Most importantly, the key thing you should try to do is to see and treat each dancer as an individual.  In my experience, this is greatly aided by viewing them as artists.  But if viewing them as artists makes no impression on you, then you can still see and treat them as individuals simply by comparing and contrasting how they dance with how others dance.  Seeing the dancers as individuals is, I believe, the first and most important step towards genuinely respecting them as persons.

Art, Conservative, Courage, Cultural Traits, Culture, Ethics, Harry Potter, Liberal, Literature, Loyalty, Meaning, Memes, Morals, Movies and Film, Politics, Progressive, Relationships, Religion, Science, Scientific Method(s), Society, Spirituality, Values, Writing

How Has Harry Potter Shaped Us?

Do you think it’s possible that the Harry Potter books and movies have shaped the world views of a generation or two?  If so, how have they shaped those world views?  But if not, why not?

I’m especially interested in four aspects of the question:

  • Ethics and Morals: Has the Harry Potter series formed or changed people’s ethics and morals?  Has it propagated British values? Has it placed more weight on loyalty and courage than on intelligence?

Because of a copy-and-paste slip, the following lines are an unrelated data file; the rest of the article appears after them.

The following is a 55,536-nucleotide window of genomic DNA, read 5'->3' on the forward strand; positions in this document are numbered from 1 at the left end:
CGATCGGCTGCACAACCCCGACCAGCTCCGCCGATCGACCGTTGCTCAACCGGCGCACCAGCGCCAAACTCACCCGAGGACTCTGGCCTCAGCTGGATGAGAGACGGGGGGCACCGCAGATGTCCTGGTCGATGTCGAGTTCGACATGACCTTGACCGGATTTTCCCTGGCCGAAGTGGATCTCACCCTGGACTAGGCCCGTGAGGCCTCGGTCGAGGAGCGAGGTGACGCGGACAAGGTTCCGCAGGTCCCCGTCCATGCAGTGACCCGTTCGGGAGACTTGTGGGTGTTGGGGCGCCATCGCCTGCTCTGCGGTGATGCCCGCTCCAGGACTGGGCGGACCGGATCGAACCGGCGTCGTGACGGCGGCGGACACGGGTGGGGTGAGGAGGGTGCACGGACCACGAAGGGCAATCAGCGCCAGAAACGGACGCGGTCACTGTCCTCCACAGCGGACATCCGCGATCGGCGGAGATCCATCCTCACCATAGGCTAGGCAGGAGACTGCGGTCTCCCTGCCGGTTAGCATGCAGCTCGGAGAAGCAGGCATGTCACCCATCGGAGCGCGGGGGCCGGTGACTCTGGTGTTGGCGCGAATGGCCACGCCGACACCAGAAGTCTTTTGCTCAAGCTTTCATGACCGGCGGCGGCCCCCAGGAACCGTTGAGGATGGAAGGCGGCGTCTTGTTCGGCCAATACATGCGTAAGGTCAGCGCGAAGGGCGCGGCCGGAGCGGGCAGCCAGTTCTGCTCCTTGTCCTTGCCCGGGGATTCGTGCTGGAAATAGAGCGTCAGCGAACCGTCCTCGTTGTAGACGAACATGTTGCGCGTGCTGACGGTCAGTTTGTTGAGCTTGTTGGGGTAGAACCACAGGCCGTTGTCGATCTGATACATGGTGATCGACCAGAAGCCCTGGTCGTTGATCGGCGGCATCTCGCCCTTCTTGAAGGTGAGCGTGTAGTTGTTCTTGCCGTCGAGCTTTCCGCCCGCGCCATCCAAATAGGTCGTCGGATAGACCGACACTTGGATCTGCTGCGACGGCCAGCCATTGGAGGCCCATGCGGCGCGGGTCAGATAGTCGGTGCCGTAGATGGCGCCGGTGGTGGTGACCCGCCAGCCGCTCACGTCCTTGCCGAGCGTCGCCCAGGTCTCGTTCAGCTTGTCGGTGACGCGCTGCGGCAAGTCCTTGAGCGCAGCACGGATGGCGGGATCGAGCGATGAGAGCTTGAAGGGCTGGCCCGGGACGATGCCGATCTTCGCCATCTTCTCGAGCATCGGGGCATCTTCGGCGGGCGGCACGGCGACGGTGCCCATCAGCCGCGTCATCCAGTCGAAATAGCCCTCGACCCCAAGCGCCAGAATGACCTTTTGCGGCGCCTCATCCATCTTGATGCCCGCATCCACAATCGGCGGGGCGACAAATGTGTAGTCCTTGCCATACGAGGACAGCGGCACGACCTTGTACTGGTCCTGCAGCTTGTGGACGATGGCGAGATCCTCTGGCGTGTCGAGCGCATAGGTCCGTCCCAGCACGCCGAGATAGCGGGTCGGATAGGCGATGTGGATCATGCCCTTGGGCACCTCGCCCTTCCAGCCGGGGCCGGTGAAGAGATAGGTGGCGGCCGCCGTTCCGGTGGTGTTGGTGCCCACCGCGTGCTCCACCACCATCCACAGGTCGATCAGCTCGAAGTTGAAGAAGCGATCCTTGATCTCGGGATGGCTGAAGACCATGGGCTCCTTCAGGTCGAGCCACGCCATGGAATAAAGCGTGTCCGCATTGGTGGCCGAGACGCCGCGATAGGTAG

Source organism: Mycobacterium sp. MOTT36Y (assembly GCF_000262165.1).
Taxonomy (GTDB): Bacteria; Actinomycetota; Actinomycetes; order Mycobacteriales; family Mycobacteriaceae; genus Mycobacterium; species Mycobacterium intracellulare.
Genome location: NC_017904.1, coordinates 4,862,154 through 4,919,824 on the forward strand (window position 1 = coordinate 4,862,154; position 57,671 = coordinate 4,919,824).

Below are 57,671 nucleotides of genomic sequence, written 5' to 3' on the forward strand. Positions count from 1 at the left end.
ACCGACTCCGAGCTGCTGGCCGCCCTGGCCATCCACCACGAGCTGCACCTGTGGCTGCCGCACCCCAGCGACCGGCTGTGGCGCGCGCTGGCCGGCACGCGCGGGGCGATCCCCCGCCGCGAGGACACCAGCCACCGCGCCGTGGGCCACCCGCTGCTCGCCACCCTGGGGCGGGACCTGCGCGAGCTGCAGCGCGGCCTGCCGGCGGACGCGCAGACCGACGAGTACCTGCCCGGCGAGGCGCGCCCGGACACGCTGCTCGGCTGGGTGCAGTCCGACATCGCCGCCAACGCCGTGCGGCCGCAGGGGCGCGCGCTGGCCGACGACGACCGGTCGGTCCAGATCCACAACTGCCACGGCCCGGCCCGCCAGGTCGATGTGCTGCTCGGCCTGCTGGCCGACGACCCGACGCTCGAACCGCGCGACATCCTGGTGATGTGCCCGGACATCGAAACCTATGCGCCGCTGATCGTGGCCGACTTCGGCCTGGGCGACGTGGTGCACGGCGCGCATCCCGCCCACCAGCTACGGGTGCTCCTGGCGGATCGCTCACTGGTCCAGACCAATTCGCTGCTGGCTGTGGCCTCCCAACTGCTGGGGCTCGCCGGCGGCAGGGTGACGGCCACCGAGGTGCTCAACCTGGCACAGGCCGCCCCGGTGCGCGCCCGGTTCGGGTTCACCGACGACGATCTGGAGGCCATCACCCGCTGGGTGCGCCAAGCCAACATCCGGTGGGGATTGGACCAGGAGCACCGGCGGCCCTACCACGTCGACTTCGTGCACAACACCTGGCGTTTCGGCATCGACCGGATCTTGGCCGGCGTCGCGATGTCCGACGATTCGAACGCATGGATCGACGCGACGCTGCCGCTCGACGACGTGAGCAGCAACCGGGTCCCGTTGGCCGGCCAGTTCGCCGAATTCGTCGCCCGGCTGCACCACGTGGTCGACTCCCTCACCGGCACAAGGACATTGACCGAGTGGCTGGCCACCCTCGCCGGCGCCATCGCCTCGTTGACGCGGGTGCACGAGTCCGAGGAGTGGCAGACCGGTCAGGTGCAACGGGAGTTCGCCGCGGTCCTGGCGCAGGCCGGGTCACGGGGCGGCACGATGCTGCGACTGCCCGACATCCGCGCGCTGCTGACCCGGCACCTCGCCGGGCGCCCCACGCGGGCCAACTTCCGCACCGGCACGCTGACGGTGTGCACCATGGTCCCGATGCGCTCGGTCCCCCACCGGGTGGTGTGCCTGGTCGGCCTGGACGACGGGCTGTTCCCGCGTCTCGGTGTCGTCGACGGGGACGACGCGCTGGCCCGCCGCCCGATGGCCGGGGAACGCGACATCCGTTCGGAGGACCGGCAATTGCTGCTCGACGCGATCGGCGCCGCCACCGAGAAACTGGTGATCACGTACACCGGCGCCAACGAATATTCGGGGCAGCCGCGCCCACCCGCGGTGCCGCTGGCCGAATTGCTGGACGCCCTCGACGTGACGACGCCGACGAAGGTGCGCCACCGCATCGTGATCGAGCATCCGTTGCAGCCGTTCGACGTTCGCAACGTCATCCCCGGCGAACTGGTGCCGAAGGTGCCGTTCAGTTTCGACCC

• Science and Reason: What, if anything, has the Harry Potter series shaped or changed about people’s attitudes towards science, logic, and empirical evidence?  Has it undermined their significance?  Will the world see more or fewer scientists because of the series?
  • Religion and Spirituality:  Has the series shaped or changed anything about people’s religiosity or spirituality?  If so, what?
  • Politics: What, if anything, has the series shaped or changed about the Left/Right, Progressive/Conservative political conflict?  Has it moved anyone Left or Right on the spectrum?

I confess that I have not been paying attention to the series.  That’s not because I’m opposed to it, but because I lazy when it comes to reading fiction.  But a question on Doug’s blog got me very interested in the influence of Harry Potter on our society.  I would much appreciate your help understanding that influence.

Buddhism, Coffee Shop Folks, Coffee Shop Stories, Late Night Thoughts, Mental and Emotional Health, Paula, People, Performance Arts, Poetry, Religion, Writing, Zen